Ford's CEO Jim Farley has a solution to the current supply issues affecting the EV industry.
A global shortage of computer chips manufactured in Taiwan is causing chaos in the automotive industry right now, forcing Ford, General Motors, and Tesla to suspend production. General Motors was forced to shut down production at its Kansas plant, where the Cadillac XT4 is built, while the Cami assembly plant in Canada that builds the Chevy Equinox and the San Luis Potosi plant in Mexico were also closed.
Ford's Kentucky plant that assembles the Ford Expedition, Escape, and the Lincoln Corsair and Navigator also shut down. As a result of these closures, earnings at Ford and General Motors could drop by a third according to Automotive News. How can this be prevented in the future?
During a conference call, Ford CEO Jim Farley called for the US to start building batteries to prepare for the onslaught of new EVs launching within the next few years.
"We need to bring large-scale battery production to the US, and we'll be talking to the government about that", said Farley. "We can't go through what we're doing with chips right now with Taiwan. It's just too important."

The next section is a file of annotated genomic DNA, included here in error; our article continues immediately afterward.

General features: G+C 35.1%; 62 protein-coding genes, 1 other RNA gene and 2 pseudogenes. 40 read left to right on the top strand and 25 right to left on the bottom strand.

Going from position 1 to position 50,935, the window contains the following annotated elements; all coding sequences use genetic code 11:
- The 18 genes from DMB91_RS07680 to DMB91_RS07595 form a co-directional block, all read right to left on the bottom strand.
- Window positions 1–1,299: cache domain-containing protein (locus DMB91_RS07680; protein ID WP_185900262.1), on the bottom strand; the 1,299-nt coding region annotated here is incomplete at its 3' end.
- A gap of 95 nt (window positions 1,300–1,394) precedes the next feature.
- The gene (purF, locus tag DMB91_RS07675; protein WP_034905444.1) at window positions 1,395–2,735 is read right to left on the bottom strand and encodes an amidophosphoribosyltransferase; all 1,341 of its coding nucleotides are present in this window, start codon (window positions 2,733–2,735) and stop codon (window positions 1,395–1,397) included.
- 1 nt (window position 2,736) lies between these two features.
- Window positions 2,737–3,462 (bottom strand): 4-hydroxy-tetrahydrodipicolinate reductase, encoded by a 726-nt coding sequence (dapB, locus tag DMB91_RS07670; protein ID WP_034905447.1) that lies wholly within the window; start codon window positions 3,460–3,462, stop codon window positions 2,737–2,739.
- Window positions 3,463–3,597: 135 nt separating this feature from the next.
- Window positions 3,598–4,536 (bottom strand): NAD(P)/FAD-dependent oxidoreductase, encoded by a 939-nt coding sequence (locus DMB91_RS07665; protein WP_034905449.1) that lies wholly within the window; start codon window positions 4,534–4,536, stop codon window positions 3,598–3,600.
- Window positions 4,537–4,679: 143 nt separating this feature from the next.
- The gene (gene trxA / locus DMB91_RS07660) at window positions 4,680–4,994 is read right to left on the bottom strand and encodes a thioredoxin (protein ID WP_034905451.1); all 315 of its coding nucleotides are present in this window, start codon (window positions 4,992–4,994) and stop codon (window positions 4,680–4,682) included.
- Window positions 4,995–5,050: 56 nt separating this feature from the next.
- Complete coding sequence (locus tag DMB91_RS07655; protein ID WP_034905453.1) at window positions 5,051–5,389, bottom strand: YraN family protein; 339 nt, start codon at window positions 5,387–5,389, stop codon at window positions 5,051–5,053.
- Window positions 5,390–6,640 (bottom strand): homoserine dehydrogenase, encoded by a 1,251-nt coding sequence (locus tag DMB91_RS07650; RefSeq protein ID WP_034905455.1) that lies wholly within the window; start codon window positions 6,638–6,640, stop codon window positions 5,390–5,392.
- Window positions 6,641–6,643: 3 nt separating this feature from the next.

Currently, many of the semiconductor computer chips in cars that power infotainment systems and driver-assists are manufactured by Taiwan Semiconductor Manufacturing, which is struggling to keep up with the demand.
With Ford launching the first-ever fully electric F-150 next year, Farley doesn't want to make the same mistakes again. Ford has already faced a setback with its South Korean battery supplier SK Innovation, which lost a legal battle after an intellectual property dispute with rival company LG Chem. SK Innovation is not allowed to import batteries to the US for ten years, but can still import components for the next four years that will be used in the plug-in F-150. Farley is hoping the two companies can reach a settlement.
In the meantime, the CEO is urging the US to build batteries to prevent supply issues from disrupting the EV industry again. "This is a huge, multi-solution opportunity," Farley said. "For legacy players, we have to deal with our labor issues, so more in-sourcing is more important to us."